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T&P Warehouse: Historic building remains in limbo as area redevelops

For years, the historic T&P Warehouse on West Lancaster Avenue downtown, built in 1931 to house freight for the Texas Pacific Railway, has sat vacant and deteriorating.

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Susan Halsey, Fort Worth attorney, business leader, dies

Susan Halsey, a Fort Worth attorney who was also a community and business leader, died on Friday, Dec. 19. Halsey, 55, was chairman for the Fort Worth Chamber of Commerce in 2013-2014, leading the chamber during a year

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Heating up: West Lancaster corridor projects moving forward

West Lancaster Avenue through downtown Fort Worth is heating up, with planners envisioning a lively mixed-use corridor that extends the central business district further south.

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Meridian Bank Texas parent acquired by UMB Financial for $182.5M

Kansas City, Mo.-based UMB Financial Corp., the parent company of UMB Bank, said Dec. 15 it has signed a definitive agreement to acquire Marquette Financial Companies in an all-stock transaction.

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Cousins Properties to sell 777 Main tower in downtown Fort Worth

Cousins Properties Inc. has confirmed plans to sell the 777 Main office tower in downtown Fort Worth, according to a news release from the Atlanta-based real estate investment firm.

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'Breaking Bad': The final long haul

Jessie and Mr. White discuss a plan that will doubtlessly lead to morally questionable practices. . 

Breeanna Hare

CNN

As Breaking Bad fans look forward to the final two episodes of the series, they should also re-program their DVRs.

Both the September 22 episode, "Granite State," and the September 29 episode, "Felina," will run longer than 60 minutes. "Breaking Bad" writer/producer Peter Gould tweeted Wednesday that he "checked and its official: #BreakingBad eps are 75 minutes each w/commercials. Set your DVRS accordingly."

Or, of course, fans could watch live -- and they may want to, considering the way the Web has been particularly spoiler-heavy during the show's final stretch.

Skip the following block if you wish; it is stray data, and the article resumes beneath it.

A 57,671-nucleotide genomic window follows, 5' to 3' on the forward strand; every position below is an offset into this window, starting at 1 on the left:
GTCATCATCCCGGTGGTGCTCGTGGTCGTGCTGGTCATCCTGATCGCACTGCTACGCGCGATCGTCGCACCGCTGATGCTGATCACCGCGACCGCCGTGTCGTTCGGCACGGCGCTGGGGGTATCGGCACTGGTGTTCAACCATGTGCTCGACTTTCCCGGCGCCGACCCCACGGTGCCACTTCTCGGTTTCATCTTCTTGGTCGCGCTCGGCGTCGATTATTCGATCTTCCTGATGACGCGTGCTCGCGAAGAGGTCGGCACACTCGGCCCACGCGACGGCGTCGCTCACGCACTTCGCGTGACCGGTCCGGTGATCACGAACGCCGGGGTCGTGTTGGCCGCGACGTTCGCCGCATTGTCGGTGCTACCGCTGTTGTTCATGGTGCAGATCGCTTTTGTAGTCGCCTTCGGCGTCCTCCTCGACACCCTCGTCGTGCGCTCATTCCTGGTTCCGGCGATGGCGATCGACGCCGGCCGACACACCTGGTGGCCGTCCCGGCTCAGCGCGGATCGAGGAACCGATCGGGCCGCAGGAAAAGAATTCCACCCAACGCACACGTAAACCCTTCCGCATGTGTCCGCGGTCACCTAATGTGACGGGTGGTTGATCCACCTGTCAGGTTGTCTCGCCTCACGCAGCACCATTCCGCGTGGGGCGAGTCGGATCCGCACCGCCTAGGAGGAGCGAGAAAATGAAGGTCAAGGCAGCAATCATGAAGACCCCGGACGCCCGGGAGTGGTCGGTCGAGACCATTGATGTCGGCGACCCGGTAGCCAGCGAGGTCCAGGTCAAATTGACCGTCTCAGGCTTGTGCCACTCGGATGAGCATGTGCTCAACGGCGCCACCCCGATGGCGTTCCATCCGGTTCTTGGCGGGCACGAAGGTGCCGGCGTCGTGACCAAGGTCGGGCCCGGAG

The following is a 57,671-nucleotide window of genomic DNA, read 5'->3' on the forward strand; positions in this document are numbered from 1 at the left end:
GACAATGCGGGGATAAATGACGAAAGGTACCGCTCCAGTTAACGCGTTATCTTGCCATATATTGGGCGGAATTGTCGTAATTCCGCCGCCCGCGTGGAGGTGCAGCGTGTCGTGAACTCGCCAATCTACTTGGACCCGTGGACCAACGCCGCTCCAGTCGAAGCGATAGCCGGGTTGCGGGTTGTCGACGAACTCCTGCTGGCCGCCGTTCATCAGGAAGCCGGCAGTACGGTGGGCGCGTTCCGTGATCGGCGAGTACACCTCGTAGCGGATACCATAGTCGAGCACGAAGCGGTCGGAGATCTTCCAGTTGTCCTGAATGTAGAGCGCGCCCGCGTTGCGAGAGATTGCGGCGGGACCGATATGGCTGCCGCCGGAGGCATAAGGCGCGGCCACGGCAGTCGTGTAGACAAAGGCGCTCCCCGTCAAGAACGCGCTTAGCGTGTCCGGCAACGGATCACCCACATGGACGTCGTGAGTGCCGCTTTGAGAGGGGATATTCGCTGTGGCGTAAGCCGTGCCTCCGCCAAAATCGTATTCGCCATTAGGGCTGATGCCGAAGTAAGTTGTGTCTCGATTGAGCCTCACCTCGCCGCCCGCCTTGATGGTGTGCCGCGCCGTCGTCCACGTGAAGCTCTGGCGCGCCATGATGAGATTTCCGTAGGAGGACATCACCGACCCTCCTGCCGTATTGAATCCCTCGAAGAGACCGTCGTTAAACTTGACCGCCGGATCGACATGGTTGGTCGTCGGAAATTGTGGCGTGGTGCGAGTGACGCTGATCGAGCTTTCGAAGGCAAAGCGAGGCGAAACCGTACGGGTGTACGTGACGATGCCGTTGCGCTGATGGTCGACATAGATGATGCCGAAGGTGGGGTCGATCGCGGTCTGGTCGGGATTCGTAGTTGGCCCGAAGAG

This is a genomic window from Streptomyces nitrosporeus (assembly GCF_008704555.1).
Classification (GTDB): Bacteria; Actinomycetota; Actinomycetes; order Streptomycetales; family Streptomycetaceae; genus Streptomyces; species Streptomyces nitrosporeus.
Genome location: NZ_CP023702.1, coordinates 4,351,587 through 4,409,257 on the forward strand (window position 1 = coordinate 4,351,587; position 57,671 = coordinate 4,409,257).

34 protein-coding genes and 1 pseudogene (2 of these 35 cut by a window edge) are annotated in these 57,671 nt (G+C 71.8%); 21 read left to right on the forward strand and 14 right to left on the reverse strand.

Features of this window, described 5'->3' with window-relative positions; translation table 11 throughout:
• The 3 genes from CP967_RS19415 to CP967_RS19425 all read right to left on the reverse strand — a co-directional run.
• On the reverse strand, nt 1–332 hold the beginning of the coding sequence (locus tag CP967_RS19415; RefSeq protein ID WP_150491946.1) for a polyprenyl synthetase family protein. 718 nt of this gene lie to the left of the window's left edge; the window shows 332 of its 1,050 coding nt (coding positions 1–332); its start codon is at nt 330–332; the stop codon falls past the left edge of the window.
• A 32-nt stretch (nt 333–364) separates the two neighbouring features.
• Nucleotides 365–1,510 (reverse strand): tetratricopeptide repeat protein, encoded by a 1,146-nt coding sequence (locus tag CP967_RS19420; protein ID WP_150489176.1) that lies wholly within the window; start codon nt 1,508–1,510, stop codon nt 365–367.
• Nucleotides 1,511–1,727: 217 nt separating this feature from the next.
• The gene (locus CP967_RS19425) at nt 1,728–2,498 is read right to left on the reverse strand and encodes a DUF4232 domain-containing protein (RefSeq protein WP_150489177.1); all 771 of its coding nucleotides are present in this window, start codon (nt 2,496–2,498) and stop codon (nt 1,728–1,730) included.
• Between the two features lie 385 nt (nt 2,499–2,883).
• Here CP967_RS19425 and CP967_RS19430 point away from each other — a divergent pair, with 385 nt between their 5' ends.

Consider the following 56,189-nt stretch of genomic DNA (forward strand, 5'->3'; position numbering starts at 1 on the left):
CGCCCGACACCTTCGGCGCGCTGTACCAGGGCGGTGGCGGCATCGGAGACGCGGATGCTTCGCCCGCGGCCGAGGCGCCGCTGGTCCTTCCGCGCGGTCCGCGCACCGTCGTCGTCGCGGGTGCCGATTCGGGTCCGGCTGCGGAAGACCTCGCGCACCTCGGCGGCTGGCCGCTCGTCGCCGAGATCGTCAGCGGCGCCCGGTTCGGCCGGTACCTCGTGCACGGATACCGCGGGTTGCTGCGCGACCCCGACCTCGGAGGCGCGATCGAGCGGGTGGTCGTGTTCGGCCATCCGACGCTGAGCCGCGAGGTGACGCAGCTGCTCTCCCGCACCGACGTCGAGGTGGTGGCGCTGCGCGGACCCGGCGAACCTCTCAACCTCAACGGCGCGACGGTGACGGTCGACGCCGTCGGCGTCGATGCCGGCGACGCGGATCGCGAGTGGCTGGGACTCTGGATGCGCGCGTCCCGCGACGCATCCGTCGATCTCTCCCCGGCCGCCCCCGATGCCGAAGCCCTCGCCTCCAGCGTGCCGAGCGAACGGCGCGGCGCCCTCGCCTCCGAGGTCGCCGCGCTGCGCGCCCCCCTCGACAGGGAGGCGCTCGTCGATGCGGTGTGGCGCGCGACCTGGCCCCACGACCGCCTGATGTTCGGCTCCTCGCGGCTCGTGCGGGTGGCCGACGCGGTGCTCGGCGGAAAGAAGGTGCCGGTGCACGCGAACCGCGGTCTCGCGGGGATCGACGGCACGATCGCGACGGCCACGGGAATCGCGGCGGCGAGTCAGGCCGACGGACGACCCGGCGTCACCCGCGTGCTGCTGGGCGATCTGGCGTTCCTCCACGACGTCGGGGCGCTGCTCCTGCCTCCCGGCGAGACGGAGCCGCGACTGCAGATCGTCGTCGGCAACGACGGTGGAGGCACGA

Sunday's episode, "Ozymandias," has been picked apart online as viewers scramble to digest what's become of Bryan Cranston's meth kingpin Walter White. As The Hollywood Reporter incredulously asked, "How can one man have become so evil, so cold-blooded?"

The descent of Cranston's chemistry teacher-turned-drug lord has been epically rendered since 2008, but "Ozymandias" was a pinnacle episode in an already exemplary series. (It was also a record-breaker: Sunday's installment was the most-watched Breaking Bad episode to date, with 6.4 million tuning in.)

If you don't watch the show, the astonished praise could seem outlandish and unwarranted. But let's take a look at the bigger picture for a moment, as we march toward "Breaking Bad's" conclusion: It's not just about how creator Vince Gilligan has made great TV, but what the impact of his drama will be.

As Forbes' Allen St. John proposes, "Ozymandias" -- and, fingers crossed, the last episodes to come -- "will set the bar for the next generation of content creators, showing them what’s possible and daring them to do even better. ... It matters because television finally has a great drama that makes no excuses."

Gilligan's gut-wrenching drama is often called the equivalent of the Great American Novel, with the exception being that it's "come to your flat screen" instead of your local bookstore, Forbes writes. "By saving its best for last, Breaking Bad is quietly pushing the boundaries of this evolving genre."

If you've yet to get hooked on the series, it's not too late: binge-watching is always an option.

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